Met chief rejects RUC slur claim

#1
Met chief rejects RUC slur claim

Sir Ian Blair said he did not want to offend anybody
The Metropolitan Police Commissioner has said a row over his remarks about the RUC is "a storm in a tea cup".
Sir Ian Blair had paid tribute to those who transformed policing in NI from an "almost completely paramilitary organisation, to an emblem of hope".

The DUP said it was a "disgrace" and urged him to withdraw his remarks.

Sir Ian said he was describing a police force that during the Troubles had to be supported by heavily-armed military, and he did not intend any slur.

"It's a storm in a tea cup - of course I don't want to offend anybody," he said.

"I was using the word as we would use it in England, because that would be a description of a force that faced the horrific terrorist threat that it did.

"I think this is Ulster politics choosing words so that every word is weighed in a different direction."

On Tuesday, Sir Ian had told an Ulster Television reporter: "You would have to be entirely insensitive not to have noticed that there has been change here.

"I pay tribute to all the people from so many different walks of life... in making the changes from what was, as you say, a paramilitary, almost completely paramilitary organisation, to an emblem of hope."

The PSNI replaced the old Royal Ulster Constabulary in 2001 as part of wide-ranging reforms of policing in Northern Ireland, recommended in the Patten Report.
 
#2
So we're meant to believe that a man of his rank, standing and (questionable?) intelligence has no concept of the impact such wording would have? Aye right. The man is a friggin disgrace. An unreserved apology wouldn't go amiss, but how likely is that? I'll not hold me breath.
 
#4
foggy_balla said:
So we're meant to believe that a man of his rank, standing and (questionable?) intelligence has no concept of the impact such wording would have? Aye right. The man is a friggin disgrace. An unreserved apology wouldn't go amiss, but how likely is that? I'll not hold me breath.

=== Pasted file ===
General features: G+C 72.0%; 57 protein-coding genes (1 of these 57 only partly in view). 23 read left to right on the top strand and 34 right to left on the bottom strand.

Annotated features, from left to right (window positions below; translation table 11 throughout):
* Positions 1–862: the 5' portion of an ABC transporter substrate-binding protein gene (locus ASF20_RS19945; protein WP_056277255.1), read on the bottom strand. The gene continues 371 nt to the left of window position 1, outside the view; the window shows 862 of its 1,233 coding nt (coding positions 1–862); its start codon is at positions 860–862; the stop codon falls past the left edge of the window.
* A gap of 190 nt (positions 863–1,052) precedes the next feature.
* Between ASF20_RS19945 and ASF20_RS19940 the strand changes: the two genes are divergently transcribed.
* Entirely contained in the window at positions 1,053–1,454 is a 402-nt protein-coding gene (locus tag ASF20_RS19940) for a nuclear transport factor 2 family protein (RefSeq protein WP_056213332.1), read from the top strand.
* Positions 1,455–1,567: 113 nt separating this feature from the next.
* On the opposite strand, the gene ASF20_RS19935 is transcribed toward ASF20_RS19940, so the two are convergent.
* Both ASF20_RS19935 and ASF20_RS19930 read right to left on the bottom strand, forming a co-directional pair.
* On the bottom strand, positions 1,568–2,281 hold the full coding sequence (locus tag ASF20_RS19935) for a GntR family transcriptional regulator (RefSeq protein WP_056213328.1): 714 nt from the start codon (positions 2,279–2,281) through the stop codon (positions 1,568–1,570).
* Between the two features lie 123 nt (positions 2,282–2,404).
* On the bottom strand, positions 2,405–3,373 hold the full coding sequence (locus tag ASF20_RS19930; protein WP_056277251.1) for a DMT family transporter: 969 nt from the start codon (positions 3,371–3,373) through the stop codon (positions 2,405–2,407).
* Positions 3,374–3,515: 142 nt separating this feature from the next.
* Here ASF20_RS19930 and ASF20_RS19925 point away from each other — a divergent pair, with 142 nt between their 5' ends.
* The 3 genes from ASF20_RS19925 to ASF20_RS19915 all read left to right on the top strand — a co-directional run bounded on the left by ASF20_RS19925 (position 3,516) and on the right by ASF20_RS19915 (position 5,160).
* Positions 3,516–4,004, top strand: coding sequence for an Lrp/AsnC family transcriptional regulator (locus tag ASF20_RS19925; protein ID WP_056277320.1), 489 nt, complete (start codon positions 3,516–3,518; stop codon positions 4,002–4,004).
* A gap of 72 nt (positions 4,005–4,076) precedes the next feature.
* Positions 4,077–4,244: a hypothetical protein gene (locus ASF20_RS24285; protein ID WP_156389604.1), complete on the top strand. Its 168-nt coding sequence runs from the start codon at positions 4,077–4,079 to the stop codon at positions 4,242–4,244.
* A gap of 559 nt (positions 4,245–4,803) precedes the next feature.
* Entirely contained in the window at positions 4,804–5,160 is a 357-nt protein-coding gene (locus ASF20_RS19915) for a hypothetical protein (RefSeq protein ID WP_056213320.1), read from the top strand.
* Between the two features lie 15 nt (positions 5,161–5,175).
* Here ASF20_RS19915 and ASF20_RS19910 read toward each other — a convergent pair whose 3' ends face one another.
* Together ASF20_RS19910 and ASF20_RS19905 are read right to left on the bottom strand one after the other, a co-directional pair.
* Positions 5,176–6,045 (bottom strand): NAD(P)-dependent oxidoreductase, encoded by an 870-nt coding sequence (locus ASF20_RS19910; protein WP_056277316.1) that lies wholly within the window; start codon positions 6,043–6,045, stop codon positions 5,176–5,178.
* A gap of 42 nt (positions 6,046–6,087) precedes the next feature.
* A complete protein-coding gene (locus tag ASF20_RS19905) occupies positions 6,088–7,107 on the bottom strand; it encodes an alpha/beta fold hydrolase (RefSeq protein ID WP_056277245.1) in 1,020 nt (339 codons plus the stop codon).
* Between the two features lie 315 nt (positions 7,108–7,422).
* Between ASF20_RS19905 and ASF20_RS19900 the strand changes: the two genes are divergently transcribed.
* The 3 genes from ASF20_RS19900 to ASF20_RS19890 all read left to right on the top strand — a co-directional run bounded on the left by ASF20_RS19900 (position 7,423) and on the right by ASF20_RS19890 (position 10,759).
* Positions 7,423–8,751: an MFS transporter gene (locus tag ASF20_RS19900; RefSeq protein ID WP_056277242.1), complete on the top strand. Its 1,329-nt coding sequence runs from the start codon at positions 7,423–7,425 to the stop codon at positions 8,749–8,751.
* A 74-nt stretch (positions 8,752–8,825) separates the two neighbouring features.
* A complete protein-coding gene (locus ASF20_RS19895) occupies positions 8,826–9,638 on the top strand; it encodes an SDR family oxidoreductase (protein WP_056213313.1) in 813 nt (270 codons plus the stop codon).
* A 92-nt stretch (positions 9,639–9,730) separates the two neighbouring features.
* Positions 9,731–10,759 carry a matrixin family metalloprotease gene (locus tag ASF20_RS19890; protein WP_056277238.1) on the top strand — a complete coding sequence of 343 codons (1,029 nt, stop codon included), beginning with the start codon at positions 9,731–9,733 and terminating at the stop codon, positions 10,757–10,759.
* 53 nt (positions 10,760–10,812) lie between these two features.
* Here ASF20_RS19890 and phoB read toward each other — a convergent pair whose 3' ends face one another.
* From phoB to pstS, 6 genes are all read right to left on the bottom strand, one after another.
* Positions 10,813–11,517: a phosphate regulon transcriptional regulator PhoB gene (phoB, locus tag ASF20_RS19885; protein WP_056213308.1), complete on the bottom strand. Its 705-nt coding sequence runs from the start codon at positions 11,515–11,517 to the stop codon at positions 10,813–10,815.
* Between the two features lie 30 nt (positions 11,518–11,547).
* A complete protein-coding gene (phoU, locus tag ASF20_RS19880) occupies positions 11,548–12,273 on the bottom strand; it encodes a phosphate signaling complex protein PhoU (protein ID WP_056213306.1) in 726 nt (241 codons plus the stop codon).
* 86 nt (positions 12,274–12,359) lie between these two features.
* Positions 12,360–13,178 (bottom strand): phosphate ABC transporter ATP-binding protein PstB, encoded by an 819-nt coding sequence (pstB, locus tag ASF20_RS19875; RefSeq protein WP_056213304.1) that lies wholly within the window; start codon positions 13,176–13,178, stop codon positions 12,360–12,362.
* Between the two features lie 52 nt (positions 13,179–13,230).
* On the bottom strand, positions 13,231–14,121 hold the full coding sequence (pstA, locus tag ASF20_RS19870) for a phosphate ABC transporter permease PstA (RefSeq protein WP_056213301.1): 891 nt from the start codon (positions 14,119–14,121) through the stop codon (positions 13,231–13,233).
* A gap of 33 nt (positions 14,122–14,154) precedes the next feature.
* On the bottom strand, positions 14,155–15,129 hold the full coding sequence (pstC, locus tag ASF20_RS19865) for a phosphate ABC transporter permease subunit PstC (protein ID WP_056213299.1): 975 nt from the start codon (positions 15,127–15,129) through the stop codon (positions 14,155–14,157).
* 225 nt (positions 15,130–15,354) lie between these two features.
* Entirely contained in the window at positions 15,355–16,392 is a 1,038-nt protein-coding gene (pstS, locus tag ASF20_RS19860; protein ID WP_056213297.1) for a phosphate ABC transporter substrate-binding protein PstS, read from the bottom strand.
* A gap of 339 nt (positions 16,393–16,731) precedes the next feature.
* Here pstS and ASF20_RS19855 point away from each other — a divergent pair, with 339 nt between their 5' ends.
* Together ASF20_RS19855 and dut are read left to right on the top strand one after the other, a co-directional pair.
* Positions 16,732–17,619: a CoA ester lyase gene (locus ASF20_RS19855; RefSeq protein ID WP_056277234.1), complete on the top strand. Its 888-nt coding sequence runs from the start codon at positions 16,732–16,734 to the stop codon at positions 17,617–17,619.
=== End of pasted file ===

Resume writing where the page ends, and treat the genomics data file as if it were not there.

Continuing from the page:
looked like a 'paramilitary' force to me, more guns than an an NRA wankfest, armoured landies, 'special' units with more firepower than a US carrier battle group....

just coz nordies go looking for offence and choose to use/abuse the english language for their own political ends why should we give a fcuk?
 
#5
The RUC where not a "terroist" force i had reltives served and paid the consequence and got killed. The RUC had to do a job which had to be done stop terroisim.
 
#6
So Sir Ian experiences the 'Isle of Semantically Challenged English'. Though not one of my favourite Chief Constables, I do feel a modicum of sorrow for him. He's viewed by his ilk as being one of the more politically astute players around at the present time.
He would have gone up in my estimations if he had publicly warned Hugh Orde the current CC of the PSNI, off, over leaving one of his Scotland Yard officers pregnant.
 
#8
DutyCrow said:
Met chief rejects RUC slur claim

Sir Ian Blair said he did not want to offend anybody

That's his fcuking problem. He tries to appease everyone but that's not his job. He is the Commissioner of the Police of the Metropolis, he should be using what's left of his spine to sort out some of the ills of this country, not casting aspersions on fellow Police Officers. This man has form for back stabbing, for example after the publication of the Macpherson Report on the Lawrence murder. He was one of the first to shout "Yah boo sucks" at a force composed mainly of honest hardworking peelers when they were accused of "instituional racism". A force he now seems determined to drive into the ground. I am not a Met officer myself but I work with guys and girls who are and some of them refuse point blank to replace worn out Warrant Cards dating from John Stevens' era because they don't want Blair's name on their authority. He is hated like no other copper and I for one am glad he's not my Chief Constable.